It's been a brutal year for retailers. The coronavirus pandemic has driven dozens of well-known names into bankruptcy, leading to store closures that have real estate investors worried. And if retailers don't get a huge revenue boost over the holidays, many more will no doubt inch closer to filing for bankruptcy as well. That could, in turn, put shopping centers and malls in danger of losing a devastating number of tenants.
But this year's holiday season isn't typical. For one thing, stores can't operate at normal capacity, and many consumers are fearful of shopping at malls and other indoor establishments. Throw in the fact that many Americans are grappling with income loss due to the pandemic, and it paints a disturbing picture for retailers.
The hope, however, is that Super Saturday will provide the revenue surge retailers need to stay afloat. Over 150 million Americans say they plan to shop the Saturday before Christmas, according to the National Retail Federation. That's an increase of over 2 million consumers compared to the year prior.
But will Super Saturday be enough to save retailers? And will pandemic-related changes help retailers or hurt them?
Super Saturday will look different this year
Last year, Super Saturday fell four days before Christmas. This week, it's almost a full week prior. But that may work to retailers' advantage. That's because a large number of consumers will no doubt seek to do their Super Saturday shopping online rather than battle crowds in stores. In fact, 42% of people say they'll only shop online in the course of Super Saturday this year. That should, in theory, give shipping companies adequate time to deliver packages in time for the holiday.
Then again, some shipments may be delayed. A number of carriers have already had to put the brakes on accepting orders as demand exceeded their capacity in the wake of Black Friday and Cyber Monday. As such, while almost half of consumers say they'll only shop online on Super Saturday, they may be amenable to options like curbside pickup at stores or BOPIS (buy online, pick up in store) to avoid delivery delays.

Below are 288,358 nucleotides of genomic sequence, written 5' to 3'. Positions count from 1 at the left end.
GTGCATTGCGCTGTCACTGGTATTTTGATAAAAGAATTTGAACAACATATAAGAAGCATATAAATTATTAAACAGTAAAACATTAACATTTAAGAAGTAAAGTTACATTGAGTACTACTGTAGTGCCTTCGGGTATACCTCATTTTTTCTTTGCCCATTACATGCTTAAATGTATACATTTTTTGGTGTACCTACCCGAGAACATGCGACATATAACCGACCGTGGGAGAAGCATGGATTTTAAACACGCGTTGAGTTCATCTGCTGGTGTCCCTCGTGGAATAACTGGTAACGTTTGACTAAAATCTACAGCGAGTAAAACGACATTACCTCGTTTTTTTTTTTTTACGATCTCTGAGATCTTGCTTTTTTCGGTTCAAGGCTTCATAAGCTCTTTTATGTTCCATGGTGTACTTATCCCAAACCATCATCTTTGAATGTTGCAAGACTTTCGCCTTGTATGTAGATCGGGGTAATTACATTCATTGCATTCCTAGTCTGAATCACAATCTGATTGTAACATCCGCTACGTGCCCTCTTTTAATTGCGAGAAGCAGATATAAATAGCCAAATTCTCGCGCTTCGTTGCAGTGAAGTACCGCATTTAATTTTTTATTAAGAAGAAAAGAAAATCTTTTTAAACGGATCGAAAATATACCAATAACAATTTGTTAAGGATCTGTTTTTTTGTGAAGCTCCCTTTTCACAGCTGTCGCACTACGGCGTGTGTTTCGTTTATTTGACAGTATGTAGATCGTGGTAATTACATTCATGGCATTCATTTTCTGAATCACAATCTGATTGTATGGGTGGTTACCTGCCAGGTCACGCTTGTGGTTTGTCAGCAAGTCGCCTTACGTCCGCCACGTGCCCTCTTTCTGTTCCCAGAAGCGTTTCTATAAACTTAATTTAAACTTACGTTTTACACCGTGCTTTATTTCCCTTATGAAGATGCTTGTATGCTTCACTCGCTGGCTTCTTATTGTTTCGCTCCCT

To gear up for Super Saturday, retailers should prepare to offer as many convenient options as possible for the retrieval of online orders. After a year like the one we've had, no one wants to be that person -- late with Christmas gifts.
Will Super Saturday be a boom or bust?
Given the greater economic crisis, some consumers may seek to cut down on last-minute shopping this year, a possibility retailers need to brace for. On the other hand, many people aren't traveling for the holidays this year, nor are they hosting large parties or meals at home. The money they're not spending on those traditions may instead be spent at stores to compensate, so the travel and hospitality industries' losses could be retailers' gains.
Either way, one thing many consumers fall victim to during the holidays is procrastination, and this year is probably no exception. Retailers could very well see a last-minute push as the Christmas holiday nears, and if it's strong enough, it could be enough to save many from going under in 2021.